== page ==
An Indian minister has called for the legalisation of cannabis for medical purposes, as legislators consider approaches to reducing drug misuse in the country.
Maneka Gandhi, Minister for Women and Child Development, declared that “marijuana should be legalised for medical purposes, especially as it serves a purpose in [treating] cancer”. Gandhi was speaking during a ministerial discussion on India's National Drug Demand Reduction Policy – a regularly-revised government document which aims to reduce demand for both illegal and pharmaceutical drugs.
There are mentions of cannabis in historical and sacred Indian texts from over 3,000 years ago, however the drug was prohibited across the country in 1985 following pressure from the US’ Reagan administration. Ironically, the US is now one of the countries at the forefront of the movement for cannabis law reform.
Medical cannabis is well-evidenced in treating a range of ailments, including chronic pain, multiple sclerosis, and some of the harmful side-effects of chemotherapy. However, according to the Press Trust of India, Gandhi backed up her proposal by referring to a specific potential benefit of medical cannabis that is rarely discussed: "[In] some of the developed countries like the US, marijuana has been legalised which ultimately results in less drug abuse".
Recent evidence suggests that allowing access to medical cannabis in a jurisdiction may reduce the frequency of opioid overdoses, including that of heroin. This is particularly pertinent in India as certain regions, most prominently the northern state of Punjab, have become increasingly gripped by a deadly opioid crisis.
In 2015, the government estimated that over 230,000 people in Punjab – or around one per cent of the state's adult population – was dependent on opioid drugs, such as heroin. Harm reduction measures – such as opioid substitution treatment, safe injection facilities, and the provision of the overdose-reversing drug naloxone – are proven to reduce opioid-related harms and deaths, but researchers have also found a promising link between medical cannabis legality and the reduction of opioid overdose deaths.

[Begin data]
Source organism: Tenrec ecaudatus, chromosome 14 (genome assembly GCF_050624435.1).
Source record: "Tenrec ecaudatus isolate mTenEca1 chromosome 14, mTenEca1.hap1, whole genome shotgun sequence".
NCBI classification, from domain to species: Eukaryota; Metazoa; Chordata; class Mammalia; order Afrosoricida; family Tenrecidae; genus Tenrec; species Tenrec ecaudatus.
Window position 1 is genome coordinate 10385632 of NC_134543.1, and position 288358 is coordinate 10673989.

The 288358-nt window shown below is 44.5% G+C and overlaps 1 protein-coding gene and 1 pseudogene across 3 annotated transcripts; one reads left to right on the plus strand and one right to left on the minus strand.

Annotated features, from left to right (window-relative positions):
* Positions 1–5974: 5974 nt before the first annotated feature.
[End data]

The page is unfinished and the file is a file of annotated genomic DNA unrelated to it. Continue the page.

In 2014, a group of researchers completed a time-series analysis of medical cannabis laws and opioid-related deaths across all 50 US states over a 12-year period. The paper, published in the Journal of the American Medicine Association, concluded that “medical cannabis laws are associated with significantly lower state-level opioid overdose mortality rates”.
While there are likely a number of reasons behind the correlation, the researchers pointed to how people who misuse opioids – including pharmaceutical drugs and heroin – often do so to alleviate chronic pain. As medical cannabis can also be effective at treating chronic pain, increasing access to it may reduce opioid use, the paper claims, and thereby reduce opioid overdoses.
In 2016, researchers who began prescribing medical cannabis to opioid-dependent patients in the US state of New Mexico said that "[the patients] state [that cannabis] calms down their cravings, relaxes their … anxiety and is helping to keep them off opioids. If they are in pain, cannabis is helping relieve their pain, often to the point that they don't need opiates anymore".
Medical cannabis has a range of benefits that are entirely unrelated to opioid use, but these have been well-documented. More research is needed into the link between medical cannabis provision and opioid harms, and – given the crisis in Punjab – this is something that Indian policymakers should be paying close attention to. Drastic crises call for bold responses, and Maneka Gandhi’s suggestion appears to be a potential stride in the right direction for reducing the opioid crisis, although it is uncertain whether the government will support the change. However, it is vital to note that in the bid to reduce heroin overdoses, a wider package of harm reduction measures is essential.